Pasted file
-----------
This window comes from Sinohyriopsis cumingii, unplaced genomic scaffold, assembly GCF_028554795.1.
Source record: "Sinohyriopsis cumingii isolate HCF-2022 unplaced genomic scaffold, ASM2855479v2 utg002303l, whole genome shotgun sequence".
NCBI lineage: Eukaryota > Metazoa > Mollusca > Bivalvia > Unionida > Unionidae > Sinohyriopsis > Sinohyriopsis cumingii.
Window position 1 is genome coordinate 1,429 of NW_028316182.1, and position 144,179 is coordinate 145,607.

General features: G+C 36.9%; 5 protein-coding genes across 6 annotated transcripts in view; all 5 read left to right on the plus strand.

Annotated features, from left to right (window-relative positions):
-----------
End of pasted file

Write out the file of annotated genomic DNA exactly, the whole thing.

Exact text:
This window comes from Sinohyriopsis cumingii, unplaced genomic scaffold, assembly GCF_028554795.1.
Source record: "Sinohyriopsis cumingii isolate HCF-2022 unplaced genomic scaffold, ASM2855479v2 utg002303l, whole genome shotgun sequence".
NCBI lineage: Eukaryota > Metazoa > Mollusca > Bivalvia > Unionida > Unionidae > Sinohyriopsis > Sinohyriopsis cumingii.
Window position 1 is genome coordinate 1,429 of NW_028316182.1, and position 144,179 is coordinate 145,607.

General features: G+C 36.9%; 5 protein-coding genes across 6 annotated transcripts in view; all 5 read left to right on the plus strand.

Annotated features, from left to right (window-relative positions):